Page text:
Then there is the Catholic church, which I've actually attended (I was an honorary Catholic there for a bit, as I went to youth group with one of my good friends). I like it a lot. It has a big, active congregation, the kids do an awful lot, and a good chunk of the Catholics in the area go there (and there are a lot of Catholics in Western Maine). My husband would LOVE to go to a Catholic church. I'm pretty certain he'd be really happy if I said I was converting to Catholicism (but that's probably never going to happen). And I would actually be okay going to a Catholic church. Would it be my first choice? No, but only because I don't plan on converting and that status of non-Catholic would probably start to make me feel uncomfortable after a while. But, I would be willing to try if DOH didn't feel comfortable at any other church.

There are lots of other churches in other towns, including the ones our families go to. I don't know that there is anything on this planet, even the salvation of my soul, that could convince me to join the church that my mother-in-law attends (there are LOTS for reasons for this), but I will never say that I wouldn't attend just to visit. My parents go to a Congregational church in the town they live in (and it's the church where I went through confirmation and all that, though the reverend has long since left). I wouldn't mind attending with them, but I think my husband feels the same as I do about attending church with his mom when it comes to going to church with my parents (but for different reasons).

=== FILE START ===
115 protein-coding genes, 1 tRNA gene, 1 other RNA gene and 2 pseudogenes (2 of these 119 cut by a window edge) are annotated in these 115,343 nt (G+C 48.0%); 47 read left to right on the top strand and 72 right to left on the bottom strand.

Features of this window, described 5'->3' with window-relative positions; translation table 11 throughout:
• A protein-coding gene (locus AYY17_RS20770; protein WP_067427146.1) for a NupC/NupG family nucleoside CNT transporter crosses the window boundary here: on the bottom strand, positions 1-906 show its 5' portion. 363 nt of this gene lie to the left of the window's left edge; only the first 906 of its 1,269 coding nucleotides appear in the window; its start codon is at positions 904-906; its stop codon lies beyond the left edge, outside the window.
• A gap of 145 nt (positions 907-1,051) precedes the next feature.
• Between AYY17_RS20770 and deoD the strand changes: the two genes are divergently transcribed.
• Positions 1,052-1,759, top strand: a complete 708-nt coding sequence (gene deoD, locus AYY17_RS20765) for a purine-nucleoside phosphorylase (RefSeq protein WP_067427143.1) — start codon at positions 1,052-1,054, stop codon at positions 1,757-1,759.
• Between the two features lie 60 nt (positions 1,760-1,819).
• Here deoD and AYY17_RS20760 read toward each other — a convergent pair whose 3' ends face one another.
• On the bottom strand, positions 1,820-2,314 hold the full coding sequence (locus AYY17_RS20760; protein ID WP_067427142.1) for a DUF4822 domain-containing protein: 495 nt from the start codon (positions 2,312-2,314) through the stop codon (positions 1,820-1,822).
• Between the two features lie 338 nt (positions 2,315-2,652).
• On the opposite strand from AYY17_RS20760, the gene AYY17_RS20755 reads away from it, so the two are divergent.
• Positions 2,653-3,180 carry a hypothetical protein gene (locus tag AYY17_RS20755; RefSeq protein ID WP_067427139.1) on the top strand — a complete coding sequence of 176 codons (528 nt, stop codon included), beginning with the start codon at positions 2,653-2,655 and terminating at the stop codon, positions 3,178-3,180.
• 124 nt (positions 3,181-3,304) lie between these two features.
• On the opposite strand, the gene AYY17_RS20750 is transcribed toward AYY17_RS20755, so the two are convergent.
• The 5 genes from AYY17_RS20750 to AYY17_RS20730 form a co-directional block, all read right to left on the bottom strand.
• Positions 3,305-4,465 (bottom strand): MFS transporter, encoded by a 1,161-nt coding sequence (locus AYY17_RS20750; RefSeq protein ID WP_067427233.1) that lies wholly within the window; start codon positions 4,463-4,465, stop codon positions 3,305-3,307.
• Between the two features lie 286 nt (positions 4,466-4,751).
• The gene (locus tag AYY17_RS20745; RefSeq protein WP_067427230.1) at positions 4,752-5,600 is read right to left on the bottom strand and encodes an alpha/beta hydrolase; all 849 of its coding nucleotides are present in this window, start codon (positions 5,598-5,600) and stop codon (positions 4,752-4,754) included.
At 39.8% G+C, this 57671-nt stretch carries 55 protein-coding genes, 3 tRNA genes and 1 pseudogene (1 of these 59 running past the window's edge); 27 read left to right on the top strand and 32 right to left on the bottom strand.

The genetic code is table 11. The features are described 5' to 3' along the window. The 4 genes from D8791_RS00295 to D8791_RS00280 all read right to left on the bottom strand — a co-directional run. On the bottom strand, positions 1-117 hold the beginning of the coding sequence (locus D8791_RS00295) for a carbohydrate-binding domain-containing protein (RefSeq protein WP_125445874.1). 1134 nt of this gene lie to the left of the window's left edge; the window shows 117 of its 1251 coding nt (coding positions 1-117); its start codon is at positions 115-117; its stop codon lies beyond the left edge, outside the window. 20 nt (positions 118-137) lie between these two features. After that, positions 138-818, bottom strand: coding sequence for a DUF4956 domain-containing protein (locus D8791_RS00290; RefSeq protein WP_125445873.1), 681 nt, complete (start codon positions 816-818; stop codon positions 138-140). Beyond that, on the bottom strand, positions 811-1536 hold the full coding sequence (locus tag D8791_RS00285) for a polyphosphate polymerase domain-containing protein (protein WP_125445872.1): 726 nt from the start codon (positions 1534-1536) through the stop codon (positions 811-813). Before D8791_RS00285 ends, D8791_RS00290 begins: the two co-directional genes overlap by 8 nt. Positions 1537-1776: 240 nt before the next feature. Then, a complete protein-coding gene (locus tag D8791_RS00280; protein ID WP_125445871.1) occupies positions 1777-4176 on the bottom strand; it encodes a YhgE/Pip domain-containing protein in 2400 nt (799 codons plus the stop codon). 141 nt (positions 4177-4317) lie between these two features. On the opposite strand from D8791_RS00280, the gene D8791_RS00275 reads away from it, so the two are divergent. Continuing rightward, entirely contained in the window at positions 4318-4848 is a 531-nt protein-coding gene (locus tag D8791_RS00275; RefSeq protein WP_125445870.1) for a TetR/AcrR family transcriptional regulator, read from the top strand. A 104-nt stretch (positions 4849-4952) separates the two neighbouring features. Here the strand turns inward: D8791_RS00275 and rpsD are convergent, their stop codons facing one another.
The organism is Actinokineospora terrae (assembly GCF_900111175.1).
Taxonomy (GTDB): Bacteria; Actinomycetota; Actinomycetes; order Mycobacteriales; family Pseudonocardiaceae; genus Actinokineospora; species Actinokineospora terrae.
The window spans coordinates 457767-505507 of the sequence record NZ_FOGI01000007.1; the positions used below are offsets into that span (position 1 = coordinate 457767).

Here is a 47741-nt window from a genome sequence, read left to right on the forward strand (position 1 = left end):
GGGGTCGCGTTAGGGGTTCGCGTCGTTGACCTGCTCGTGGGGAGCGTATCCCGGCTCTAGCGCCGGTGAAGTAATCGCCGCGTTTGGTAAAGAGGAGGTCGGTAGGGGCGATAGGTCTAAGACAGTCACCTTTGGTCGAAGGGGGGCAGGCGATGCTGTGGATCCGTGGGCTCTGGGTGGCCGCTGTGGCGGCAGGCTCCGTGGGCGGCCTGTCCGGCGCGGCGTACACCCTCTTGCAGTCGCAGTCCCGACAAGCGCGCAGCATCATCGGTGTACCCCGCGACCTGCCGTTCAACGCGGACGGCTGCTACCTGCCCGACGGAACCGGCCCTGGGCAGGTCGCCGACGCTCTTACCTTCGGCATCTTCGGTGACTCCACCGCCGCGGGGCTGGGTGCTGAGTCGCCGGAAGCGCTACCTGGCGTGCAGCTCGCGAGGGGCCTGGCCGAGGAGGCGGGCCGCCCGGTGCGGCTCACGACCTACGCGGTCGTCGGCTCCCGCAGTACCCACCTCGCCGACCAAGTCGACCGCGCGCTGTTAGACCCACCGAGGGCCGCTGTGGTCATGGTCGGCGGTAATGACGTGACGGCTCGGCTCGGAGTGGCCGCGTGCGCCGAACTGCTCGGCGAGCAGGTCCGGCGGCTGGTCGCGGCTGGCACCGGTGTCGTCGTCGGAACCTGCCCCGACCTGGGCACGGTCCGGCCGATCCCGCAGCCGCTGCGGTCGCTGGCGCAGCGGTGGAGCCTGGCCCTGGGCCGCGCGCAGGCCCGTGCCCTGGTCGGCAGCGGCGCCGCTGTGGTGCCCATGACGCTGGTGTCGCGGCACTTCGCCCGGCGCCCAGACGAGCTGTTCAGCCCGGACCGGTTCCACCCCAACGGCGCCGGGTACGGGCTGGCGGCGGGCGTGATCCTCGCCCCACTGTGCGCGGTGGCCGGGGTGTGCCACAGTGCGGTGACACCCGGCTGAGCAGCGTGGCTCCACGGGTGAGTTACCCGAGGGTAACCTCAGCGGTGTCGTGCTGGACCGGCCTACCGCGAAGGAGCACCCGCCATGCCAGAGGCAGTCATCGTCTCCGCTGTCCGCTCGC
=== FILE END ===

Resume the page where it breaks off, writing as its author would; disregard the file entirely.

This turned out to be considerably longer than I had intended (and probably way boring), but it's nice to get these thoughts out and organized. It gives you better perspective on where you want to be, and choosing a place of worship, in my opinion, is a decision that needs to be made carefully (I actually think what religion you are or how you feel spiritually is the decision you need to make very carefully).

Sorry if you trudged through this and expected some sort of epiphany at the end--this most was mostly for me, :-) However, if you were curious, I think I'm leaning more towards the Universalists church, though we'll have to actually attend some services before we make a decision.

Wednesday, April 13, 2011

Hey, At Least It's Not Crack

I love fabric. Love it. Just love it. Some people collect stamps, vintage toys, cats, whatever, but I have a real soft spot for beautiful, soft, quality fabirc. I used to be of the opinion that if you're going to buy any amount of fabric, you darn well be ready to do something with it. I was a little overly practical, I guess. Once I was broken of that habit, I started fabric hoarding. Seriously. It's not as out of control as it could be, because of our limited amount of space (and, erm, funds), but we're on the path to some serious fabric dominations in at least one of our closets.

Here's just some of what I've got:

Love these fabrics, especially the middle with the Russian
nesting dolls--homage to my Russian heritage.